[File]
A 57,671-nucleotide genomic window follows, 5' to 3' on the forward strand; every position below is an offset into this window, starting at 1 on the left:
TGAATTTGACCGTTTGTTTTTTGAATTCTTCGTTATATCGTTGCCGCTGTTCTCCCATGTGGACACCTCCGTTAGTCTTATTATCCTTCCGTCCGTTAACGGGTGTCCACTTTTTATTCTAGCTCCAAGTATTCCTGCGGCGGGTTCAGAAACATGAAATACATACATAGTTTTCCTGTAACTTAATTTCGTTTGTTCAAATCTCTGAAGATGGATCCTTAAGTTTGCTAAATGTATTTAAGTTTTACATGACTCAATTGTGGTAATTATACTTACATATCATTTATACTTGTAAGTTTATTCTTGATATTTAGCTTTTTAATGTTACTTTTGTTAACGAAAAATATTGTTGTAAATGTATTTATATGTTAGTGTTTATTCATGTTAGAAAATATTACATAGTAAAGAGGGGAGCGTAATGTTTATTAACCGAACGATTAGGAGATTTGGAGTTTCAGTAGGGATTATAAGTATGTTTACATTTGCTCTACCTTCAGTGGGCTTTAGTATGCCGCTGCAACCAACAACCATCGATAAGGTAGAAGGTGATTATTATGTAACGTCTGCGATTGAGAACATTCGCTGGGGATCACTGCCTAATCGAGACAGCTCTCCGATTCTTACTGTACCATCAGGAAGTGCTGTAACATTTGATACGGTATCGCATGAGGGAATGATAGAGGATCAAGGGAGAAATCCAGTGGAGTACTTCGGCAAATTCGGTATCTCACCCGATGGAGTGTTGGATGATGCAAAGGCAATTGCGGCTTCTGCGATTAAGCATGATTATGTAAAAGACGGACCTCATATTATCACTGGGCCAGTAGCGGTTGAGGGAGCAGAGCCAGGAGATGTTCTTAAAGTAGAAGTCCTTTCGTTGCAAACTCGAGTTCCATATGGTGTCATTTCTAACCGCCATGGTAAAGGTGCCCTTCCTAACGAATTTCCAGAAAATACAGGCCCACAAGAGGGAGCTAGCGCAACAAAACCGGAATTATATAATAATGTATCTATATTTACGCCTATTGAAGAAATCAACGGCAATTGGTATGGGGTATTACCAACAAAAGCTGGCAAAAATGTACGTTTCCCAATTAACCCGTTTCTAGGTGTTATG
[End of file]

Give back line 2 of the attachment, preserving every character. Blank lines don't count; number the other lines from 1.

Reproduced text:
TGAATTTGACCGTTTGTTTTTTGAATTCTTCGTTATATCGTTGCCGCTGTTCTCCCATGTGGACACCTCCGTTAGTCTTATTATCCTTCCGTCCGTTAACGGGTGTCCACTTTTTATTCTAGCTCCAAGTATTCCTGCGGCGGGTTCAGAAACATGAAATACATACATAGTTTTCCTGTAACTTAATTTCGTTTGTTCAAATCTCTGAAGATGGATCCTTAAGTTTGCTAAATGTATTTAAGTTTTACATGACTCAATTGTGGTAATTATACTTACATATCATTTATACTTGTAAGTTTATTCTTGATATTTAGCTTTTTAATGTTACTTTTGTTAACGAAAAATATTGTTGTAAATGTATTTATATGTTAGTGTTTATTCATGTTAGAAAATATTACATAGTAAAGAGGGGAGCGTAATGTTTATTAACCGAACGATTAGGAGATTTGGAGTTTCAGTAGGGATTATAAGTATGTTTACATTTGCTCTACCTTCAGTGGGCTTTAGTATGCCGCTGCAACCAACAACCATCGATAAGGTAGAAGGTGATTATTATGTAACGTCTGCGATTGAGAACATTCGCTGGGGATCACTGCCTAATCGAGACAGCTCTCCGATTCTTACTGTACCATCAGGAAGTGCTGTAACATTTGATACGGTATCGCATGAGGGAATGATAGAGGATCAAGGGAGAAATCCAGTGGAGTACTTCGGCAAATTCGGTATCTCACCCGATGGAGTGTTGGATGATGCAAAGGCAATTGCGGCTTCTGCGATTAAGCATGATTATGTAAAAGACGGACCTCATATTATCACTGGGCCAGTAGCGGTTGAGGGAGCAGAGCCAGGAGATGTTCTTAAAGTAGAAGTCCTTTCGTTGCAAACTCGAGTTCCATATGGTGTCATTTCTAACCGCCATGGTAAAGGTGCCCTTCCTAACGAATTTCCAGAAAATACAGGCCCACAAGAGGGAGCTAGCGCAACAAAACCGGAATTATATAATAATGTATCTATATTTACGCCTATTGAAGAAATCAACGGCAATTGGTATGGGGTATTACCAACAAAAGCTGGCAAAAATGTACGTTTCCCAATTAACCCGTTTCTAGGTGTTATG